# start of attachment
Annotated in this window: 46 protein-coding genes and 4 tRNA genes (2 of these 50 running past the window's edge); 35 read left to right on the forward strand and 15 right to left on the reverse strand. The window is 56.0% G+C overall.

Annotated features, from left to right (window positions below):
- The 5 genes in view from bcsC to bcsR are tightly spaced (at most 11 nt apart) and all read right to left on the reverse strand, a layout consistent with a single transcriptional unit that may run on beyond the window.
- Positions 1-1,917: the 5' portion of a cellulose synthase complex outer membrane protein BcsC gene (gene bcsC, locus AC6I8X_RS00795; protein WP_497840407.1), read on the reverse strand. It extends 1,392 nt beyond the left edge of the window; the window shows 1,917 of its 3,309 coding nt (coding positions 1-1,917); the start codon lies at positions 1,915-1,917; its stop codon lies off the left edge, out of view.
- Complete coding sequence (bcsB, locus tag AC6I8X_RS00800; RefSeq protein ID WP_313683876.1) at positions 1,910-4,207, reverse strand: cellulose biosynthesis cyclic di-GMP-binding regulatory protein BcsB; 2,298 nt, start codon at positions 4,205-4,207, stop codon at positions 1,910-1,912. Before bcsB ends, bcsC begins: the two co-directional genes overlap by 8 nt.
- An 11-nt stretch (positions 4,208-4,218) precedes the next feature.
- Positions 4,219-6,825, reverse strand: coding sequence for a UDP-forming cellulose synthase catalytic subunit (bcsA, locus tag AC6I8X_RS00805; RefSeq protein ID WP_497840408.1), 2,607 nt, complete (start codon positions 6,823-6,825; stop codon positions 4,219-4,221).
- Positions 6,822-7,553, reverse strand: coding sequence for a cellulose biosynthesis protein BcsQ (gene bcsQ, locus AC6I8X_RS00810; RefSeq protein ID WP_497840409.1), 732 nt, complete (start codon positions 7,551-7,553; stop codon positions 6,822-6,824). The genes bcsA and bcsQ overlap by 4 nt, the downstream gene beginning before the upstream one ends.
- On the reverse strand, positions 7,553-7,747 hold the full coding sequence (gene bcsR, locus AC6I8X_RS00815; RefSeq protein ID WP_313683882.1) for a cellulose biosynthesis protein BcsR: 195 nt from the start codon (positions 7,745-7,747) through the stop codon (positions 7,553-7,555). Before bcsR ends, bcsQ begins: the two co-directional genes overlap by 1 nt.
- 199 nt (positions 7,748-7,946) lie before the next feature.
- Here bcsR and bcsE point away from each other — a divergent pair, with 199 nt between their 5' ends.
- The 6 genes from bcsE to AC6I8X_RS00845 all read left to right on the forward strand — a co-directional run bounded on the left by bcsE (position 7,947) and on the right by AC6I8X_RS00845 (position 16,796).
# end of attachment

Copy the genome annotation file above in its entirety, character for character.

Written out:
Annotated in this window: 46 protein-coding genes and 4 tRNA genes (2 of these 50 running past the window's edge); 35 read left to right on the forward strand and 15 right to left on the reverse strand. The window is 56.0% G+C overall.

Annotated features, from left to right (window positions below):
- The 5 genes in view from bcsC to bcsR are tightly spaced (at most 11 nt apart) and all read right to left on the reverse strand, a layout consistent with a single transcriptional unit that may run on beyond the window.
- Positions 1-1,917: the 5' portion of a cellulose synthase complex outer membrane protein BcsC gene (gene bcsC, locus AC6I8X_RS00795; protein WP_497840407.1), read on the reverse strand. It extends 1,392 nt beyond the left edge of the window; the window shows 1,917 of its 3,309 coding nt (coding positions 1-1,917); the start codon lies at positions 1,915-1,917; its stop codon lies off the left edge, out of view.
- Complete coding sequence (bcsB, locus tag AC6I8X_RS00800; RefSeq protein ID WP_313683876.1) at positions 1,910-4,207, reverse strand: cellulose biosynthesis cyclic di-GMP-binding regulatory protein BcsB; 2,298 nt, start codon at positions 4,205-4,207, stop codon at positions 1,910-1,912. Before bcsB ends, bcsC begins: the two co-directional genes overlap by 8 nt.
- An 11-nt stretch (positions 4,208-4,218) precedes the next feature.
- Positions 4,219-6,825, reverse strand: coding sequence for a UDP-forming cellulose synthase catalytic subunit (bcsA, locus tag AC6I8X_RS00805; RefSeq protein ID WP_497840408.1), 2,607 nt, complete (start codon positions 6,823-6,825; stop codon positions 4,219-4,221).
- Positions 6,822-7,553, reverse strand: coding sequence for a cellulose biosynthesis protein BcsQ (gene bcsQ, locus AC6I8X_RS00810; RefSeq protein ID WP_497840409.1), 732 nt, complete (start codon positions 7,551-7,553; stop codon positions 6,822-6,824). The genes bcsA and bcsQ overlap by 4 nt, the downstream gene beginning before the upstream one ends.
- On the reverse strand, positions 7,553-7,747 hold the full coding sequence (gene bcsR, locus AC6I8X_RS00815; RefSeq protein ID WP_313683882.1) for a cellulose biosynthesis protein BcsR: 195 nt from the start codon (positions 7,745-7,747) through the stop codon (positions 7,553-7,555). Before bcsR ends, bcsQ begins: the two co-directional genes overlap by 1 nt.
- 199 nt (positions 7,748-7,946) lie before the next feature.
- Here bcsR and bcsE point away from each other — a divergent pair, with 199 nt between their 5' ends.
- The 6 genes from bcsE to AC6I8X_RS00845 all read left to right on the forward strand — a co-directional run bounded on the left by bcsE (position 7,947) and on the right by AC6I8X_RS00845 (position 16,796).